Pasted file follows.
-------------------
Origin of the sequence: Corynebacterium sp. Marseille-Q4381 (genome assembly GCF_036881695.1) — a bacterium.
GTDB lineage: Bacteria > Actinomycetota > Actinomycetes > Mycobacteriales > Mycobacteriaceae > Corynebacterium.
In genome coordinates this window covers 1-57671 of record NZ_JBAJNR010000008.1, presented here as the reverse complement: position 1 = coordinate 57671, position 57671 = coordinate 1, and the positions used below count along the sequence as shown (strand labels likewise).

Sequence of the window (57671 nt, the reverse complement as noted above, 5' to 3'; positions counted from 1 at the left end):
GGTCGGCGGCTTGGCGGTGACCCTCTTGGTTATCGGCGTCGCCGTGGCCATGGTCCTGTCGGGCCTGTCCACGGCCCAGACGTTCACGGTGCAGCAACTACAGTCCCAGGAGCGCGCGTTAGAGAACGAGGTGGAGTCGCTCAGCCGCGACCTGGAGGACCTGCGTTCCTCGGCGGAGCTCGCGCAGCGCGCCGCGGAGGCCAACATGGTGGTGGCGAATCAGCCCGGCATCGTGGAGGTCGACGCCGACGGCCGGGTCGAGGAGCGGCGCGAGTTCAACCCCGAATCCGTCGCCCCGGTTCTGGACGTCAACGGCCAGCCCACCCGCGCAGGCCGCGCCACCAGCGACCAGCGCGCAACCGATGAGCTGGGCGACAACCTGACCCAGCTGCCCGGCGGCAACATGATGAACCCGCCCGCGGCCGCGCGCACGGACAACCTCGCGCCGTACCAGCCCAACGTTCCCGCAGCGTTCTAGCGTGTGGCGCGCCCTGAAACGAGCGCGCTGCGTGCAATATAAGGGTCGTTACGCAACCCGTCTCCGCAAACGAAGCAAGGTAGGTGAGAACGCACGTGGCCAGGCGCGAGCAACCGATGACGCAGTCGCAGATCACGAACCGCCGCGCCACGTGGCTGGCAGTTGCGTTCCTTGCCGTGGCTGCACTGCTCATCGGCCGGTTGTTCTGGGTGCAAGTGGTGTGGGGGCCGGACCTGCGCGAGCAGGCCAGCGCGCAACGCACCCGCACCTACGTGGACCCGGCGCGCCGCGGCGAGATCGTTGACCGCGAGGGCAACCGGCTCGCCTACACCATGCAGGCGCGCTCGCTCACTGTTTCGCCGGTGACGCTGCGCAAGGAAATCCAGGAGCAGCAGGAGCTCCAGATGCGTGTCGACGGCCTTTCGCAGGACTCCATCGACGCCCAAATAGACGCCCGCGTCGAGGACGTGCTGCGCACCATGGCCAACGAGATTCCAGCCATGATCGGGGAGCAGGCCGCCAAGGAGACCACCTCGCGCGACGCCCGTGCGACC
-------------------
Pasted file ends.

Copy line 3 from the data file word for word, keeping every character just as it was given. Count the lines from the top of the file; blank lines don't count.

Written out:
In genome coordinates this window covers 1-57671 of record NZ_JBAJNR010000008.1, presented here as the reverse complement: position 1 = coordinate 57671, position 57671 = coordinate 1, and the positions used below count along the sequence as shown (strand labels likewise).